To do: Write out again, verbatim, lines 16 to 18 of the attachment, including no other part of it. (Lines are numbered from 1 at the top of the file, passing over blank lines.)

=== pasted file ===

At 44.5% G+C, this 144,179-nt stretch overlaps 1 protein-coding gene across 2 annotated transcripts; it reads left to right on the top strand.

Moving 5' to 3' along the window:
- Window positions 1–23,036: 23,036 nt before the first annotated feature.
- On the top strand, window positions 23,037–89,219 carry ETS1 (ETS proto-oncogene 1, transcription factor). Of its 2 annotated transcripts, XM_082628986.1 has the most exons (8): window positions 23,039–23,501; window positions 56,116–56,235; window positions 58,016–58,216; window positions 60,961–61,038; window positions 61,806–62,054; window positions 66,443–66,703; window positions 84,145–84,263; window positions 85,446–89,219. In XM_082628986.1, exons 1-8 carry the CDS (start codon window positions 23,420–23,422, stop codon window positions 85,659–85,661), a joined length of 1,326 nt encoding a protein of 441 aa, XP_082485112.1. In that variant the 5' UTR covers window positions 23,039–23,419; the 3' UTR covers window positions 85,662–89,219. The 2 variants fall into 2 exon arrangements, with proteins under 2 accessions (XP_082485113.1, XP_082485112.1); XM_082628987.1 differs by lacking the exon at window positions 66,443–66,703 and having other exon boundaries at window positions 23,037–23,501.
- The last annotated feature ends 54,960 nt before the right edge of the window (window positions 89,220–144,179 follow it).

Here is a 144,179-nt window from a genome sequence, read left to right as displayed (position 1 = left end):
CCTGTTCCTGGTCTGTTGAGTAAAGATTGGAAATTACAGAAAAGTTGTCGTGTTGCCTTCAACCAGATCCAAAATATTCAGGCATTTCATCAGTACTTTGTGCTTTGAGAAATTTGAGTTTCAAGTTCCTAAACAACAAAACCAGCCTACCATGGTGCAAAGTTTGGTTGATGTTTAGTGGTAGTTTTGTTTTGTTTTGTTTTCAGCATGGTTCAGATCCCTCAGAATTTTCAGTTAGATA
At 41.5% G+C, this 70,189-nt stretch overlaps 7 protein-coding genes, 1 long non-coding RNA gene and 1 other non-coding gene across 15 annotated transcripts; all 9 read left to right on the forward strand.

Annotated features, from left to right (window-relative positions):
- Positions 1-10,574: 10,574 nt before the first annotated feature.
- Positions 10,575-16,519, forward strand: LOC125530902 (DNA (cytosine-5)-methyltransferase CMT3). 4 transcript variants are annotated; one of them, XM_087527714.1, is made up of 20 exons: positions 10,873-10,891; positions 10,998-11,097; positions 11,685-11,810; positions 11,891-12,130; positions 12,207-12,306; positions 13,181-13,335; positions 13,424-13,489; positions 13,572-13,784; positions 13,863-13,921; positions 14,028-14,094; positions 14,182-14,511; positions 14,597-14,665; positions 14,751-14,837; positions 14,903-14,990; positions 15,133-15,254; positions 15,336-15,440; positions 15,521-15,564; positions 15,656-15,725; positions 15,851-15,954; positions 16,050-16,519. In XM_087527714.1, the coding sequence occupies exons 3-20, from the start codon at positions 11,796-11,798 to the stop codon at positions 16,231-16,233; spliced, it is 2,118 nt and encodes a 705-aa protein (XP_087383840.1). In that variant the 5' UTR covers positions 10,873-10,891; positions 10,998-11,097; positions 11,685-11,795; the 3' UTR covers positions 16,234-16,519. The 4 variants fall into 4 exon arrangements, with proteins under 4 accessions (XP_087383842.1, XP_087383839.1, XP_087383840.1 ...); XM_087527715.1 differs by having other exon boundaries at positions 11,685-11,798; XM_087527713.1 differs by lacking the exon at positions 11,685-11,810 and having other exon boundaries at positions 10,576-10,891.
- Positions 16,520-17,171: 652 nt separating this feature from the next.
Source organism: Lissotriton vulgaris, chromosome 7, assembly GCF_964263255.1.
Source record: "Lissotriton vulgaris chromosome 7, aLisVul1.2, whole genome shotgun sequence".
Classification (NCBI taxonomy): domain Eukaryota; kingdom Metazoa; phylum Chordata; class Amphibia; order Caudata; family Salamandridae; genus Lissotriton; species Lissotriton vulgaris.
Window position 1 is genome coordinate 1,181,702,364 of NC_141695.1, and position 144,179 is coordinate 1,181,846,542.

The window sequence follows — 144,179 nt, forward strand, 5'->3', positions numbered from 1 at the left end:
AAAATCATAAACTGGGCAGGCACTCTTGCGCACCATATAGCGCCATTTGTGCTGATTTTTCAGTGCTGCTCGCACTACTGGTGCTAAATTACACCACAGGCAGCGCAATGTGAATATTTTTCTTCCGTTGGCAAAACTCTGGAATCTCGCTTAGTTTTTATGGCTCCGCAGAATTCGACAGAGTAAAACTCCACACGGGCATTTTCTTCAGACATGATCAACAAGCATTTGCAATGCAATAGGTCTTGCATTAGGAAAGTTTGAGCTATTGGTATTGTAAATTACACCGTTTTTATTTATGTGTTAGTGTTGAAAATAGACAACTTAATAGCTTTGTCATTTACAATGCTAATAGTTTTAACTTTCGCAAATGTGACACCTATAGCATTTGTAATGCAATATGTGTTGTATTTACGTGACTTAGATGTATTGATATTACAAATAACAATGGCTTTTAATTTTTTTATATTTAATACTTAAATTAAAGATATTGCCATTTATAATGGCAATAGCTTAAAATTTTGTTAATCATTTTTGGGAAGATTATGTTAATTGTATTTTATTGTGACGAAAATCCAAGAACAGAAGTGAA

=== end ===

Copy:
Window position 1 is genome coordinate 1,181,702,364 of NC_141695.1, and position 144,179 is coordinate 1,181,846,542.

The window sequence follows — 144,179 nt, forward strand, 5'->3', positions numbered from 1 at the left end:
AAAATCATAAACTGGGCAGGCACTCTTGCGCACCATATAGCGCCATTTGTGCTGATTTTTCAGTGCTGCTCGCACTACTGGTGCTAAATTACACCACAGGCAGCGCAATGTGAATATTTTTCTTCCGTTGGCAAAACTCTGGAATCTCGCTTAGTTTTTATGGCTCCGCAGAATTCGACAGAGTAAAACTCCACACGGGCATTTTCTTCAGACATGATCAACAAGCATTTGCAATGCAATAGGTCTTGCATTAGGAAAGTTTGAGCTATTGGTATTGTAAATTACACCGTTTTTATTTATGTGTTAGTGTTGAAAATAGACAACTTAATAGCTTTGTCATTTACAATGCTAATAGTTTTAACTTTCGCAAATGTGACACCTATAGCATTTGTAATGCAATATGTGTTGTATTTACGTGACTTAGATGTATTGATATTACAAATAACAATGGCTTTTAATTTTTTTATATTTAATACTTAAATTAAAGATATTGCCATTTATAATGGCAATAGCTTAAAATTTTGTTAATCATTTTTGGGAAGATTATGTTAATTGTATTTTATTGTGACGAAAATCCAAGAACAGAAGTGAA